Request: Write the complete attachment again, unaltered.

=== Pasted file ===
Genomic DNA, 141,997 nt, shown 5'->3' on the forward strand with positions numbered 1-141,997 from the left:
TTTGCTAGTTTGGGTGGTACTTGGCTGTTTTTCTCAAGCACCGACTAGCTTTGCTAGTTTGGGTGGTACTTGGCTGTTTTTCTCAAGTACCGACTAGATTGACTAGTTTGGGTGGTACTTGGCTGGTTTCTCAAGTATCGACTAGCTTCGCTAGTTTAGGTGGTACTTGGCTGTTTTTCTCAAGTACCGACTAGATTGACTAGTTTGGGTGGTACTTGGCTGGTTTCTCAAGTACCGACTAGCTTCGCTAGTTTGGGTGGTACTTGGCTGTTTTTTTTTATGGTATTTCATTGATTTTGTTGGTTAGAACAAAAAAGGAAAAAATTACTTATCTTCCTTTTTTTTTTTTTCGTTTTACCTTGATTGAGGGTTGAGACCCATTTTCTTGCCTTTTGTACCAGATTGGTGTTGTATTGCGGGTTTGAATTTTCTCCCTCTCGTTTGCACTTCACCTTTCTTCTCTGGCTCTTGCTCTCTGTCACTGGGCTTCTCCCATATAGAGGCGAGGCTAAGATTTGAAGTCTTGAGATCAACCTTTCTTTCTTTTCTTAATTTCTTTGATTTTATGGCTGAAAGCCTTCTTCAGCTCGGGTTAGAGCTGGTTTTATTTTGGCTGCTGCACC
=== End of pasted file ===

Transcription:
Genomic DNA, 141,997 nt, shown 5'->3' on the forward strand with positions numbered 1-141,997 from the left:
TTTGCTAGTTTGGGTGGTACTTGGCTGTTTTTCTCAAGCACCGACTAGCTTTGCTAGTTTGGGTGGTACTTGGCTGTTTTTCTCAAGTACCGACTAGATTGACTAGTTTGGGTGGTACTTGGCTGGTTTCTCAAGTATCGACTAGCTTCGCTAGTTTAGGTGGTACTTGGCTGTTTTTCTCAAGTACCGACTAGATTGACTAGTTTGGGTGGTACTTGGCTGGTTTCTCAAGTACCGACTAGCTTCGCTAGTTTGGGTGGTACTTGGCTGTTTTTTTTTATGGTATTTCATTGATTTTGTTGGTTAGAACAAAAAAGGAAAAAATTACTTATCTTCCTTTTTTTTTTTTTCGTTTTACCTTGATTGAGGGTTGAGACCCATTTTCTTGCCTTTTGTACCAGATTGGTGTTGTATTGCGGGTTTGAATTTTCTCCCTCTCGTTTGCACTTCACCTTTCTTCTCTGGCTCTTGCTCTCTGTCACTGGGCTTCTCCCATATAGAGGCGAGGCTAAGATTTGAAGTCTTGAGATCAACCTTTCTTTCTTTTCTTAATTTCTTTGATTTTATGGCTGAAAGCCTTCTTCAGCTCGGGTTAGAGCTGGTTTTATTTTGGCTGCTGCACC